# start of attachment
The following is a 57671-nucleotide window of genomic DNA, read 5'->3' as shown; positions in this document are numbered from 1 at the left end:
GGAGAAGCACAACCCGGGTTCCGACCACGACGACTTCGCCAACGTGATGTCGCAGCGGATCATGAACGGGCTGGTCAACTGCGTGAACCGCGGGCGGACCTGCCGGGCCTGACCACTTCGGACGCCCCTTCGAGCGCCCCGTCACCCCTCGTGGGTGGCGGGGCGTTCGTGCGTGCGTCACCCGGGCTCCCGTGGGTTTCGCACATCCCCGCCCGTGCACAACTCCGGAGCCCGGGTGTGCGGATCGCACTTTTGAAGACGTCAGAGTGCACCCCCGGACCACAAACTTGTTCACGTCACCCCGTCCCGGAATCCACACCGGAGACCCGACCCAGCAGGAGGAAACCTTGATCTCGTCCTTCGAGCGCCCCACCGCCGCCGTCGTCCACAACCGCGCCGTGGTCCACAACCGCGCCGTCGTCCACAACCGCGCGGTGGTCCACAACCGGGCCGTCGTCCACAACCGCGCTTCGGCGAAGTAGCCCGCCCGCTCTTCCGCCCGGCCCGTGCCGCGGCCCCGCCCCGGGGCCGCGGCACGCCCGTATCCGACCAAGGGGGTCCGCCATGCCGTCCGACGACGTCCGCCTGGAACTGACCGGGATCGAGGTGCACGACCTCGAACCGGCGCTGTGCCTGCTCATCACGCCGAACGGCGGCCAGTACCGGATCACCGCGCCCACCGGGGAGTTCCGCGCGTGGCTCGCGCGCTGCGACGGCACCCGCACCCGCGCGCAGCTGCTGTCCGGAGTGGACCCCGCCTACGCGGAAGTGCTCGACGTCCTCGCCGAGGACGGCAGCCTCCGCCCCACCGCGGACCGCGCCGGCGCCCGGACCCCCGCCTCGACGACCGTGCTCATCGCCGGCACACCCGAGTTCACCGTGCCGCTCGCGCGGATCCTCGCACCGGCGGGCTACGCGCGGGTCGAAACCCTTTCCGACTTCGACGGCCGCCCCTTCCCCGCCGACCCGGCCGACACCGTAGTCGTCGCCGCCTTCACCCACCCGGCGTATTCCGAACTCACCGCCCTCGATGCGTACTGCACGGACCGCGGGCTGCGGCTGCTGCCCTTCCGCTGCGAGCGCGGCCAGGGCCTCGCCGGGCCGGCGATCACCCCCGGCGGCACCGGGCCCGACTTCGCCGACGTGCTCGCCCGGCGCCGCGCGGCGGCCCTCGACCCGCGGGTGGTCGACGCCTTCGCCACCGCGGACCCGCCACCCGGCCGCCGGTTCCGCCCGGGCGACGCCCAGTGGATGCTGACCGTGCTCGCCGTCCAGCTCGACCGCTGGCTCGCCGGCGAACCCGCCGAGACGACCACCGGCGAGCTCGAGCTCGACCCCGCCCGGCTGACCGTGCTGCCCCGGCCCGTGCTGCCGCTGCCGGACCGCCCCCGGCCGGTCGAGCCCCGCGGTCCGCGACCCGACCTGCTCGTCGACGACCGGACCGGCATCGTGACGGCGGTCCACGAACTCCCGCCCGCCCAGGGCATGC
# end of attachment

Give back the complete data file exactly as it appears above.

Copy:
The following is a 57671-nucleotide window of genomic DNA, read 5'->3' as shown; positions in this document are numbered from 1 at the left end:
GGAGAAGCACAACCCGGGTTCCGACCACGACGACTTCGCCAACGTGATGTCGCAGCGGATCATGAACGGGCTGGTCAACTGCGTGAACCGCGGGCGGACCTGCCGGGCCTGACCACTTCGGACGCCCCTTCGAGCGCCCCGTCACCCCTCGTGGGTGGCGGGGCGTTCGTGCGTGCGTCACCCGGGCTCCCGTGGGTTTCGCACATCCCCGCCCGTGCACAACTCCGGAGCCCGGGTGTGCGGATCGCACTTTTGAAGACGTCAGAGTGCACCCCCGGACCACAAACTTGTTCACGTCACCCCGTCCCGGAATCCACACCGGAGACCCGACCCAGCAGGAGGAAACCTTGATCTCGTCCTTCGAGCGCCCCACCGCCGCCGTCGTCCACAACCGCGCCGTGGTCCACAACCGCGCCGTCGTCCACAACCGCGCGGTGGTCCACAACCGGGCCGTCGTCCACAACCGCGCTTCGGCGAAGTAGCCCGCCCGCTCTTCCGCCCGGCCCGTGCCGCGGCCCCGCCCCGGGGCCGCGGCACGCCCGTATCCGACCAAGGGGGTCCGCCATGCCGTCCGACGACGTCCGCCTGGAACTGACCGGGATCGAGGTGCACGACCTCGAACCGGCGCTGTGCCTGCTCATCACGCCGAACGGCGGCCAGTACCGGATCACCGCGCCCACCGGGGAGTTCCGCGCGTGGCTCGCGCGCTGCGACGGCACCCGCACCCGCGCGCAGCTGCTGTCCGGAGTGGACCCCGCCTACGCGGAAGTGCTCGACGTCCTCGCCGAGGACGGCAGCCTCCGCCCCACCGCGGACCGCGCCGGCGCCCGGACCCCCGCCTCGACGACCGTGCTCATCGCCGGCACACCCGAGTTCACCGTGCCGCTCGCGCGGATCCTCGCACCGGCGGGCTACGCGCGGGTCGAAACCCTTTCCGACTTCGACGGCCGCCCCTTCCCCGCCGACCCGGCCGACACCGTAGTCGTCGCCGCCTTCACCCACCCGGCGTATTCCGAACTCACCGCCCTCGATGCGTACTGCACGGACCGCGGGCTGCGGCTGCTGCCCTTCCGCTGCGAGCGCGGCCAGGGCCTCGCCGGGCCGGCGATCACCCCCGGCGGCACCGGGCCCGACTTCGCCGACGTGCTCGCCCGGCGCCGCGCGGCGGCCCTCGACCCGCGGGTGGTCGACGCCTTCGCCACCGCGGACCCGCCACCCGGCCGCCGGTTCCGCCCGGGCGACGCCCAGTGGATGCTGACCGTGCTCGCCGTCCAGCTCGACCGCTGGCTCGCCGGCGAACCCGCCGAGACGACCACCGGCGAGCTCGAGCTCGACCCCGCCCGGCTGACCGTGCTGCCCCGGCCCGTGCTGCCGCTGCCGGACCGCCCCCGGCCGGTCGAGCCCCGCGGTCCGCGACCCGACCTGCTCGTCGACGACCGGACCGGCATCGTGACGGCGGTCCACGAACTCCCGCCCGCCCAGGGCATGC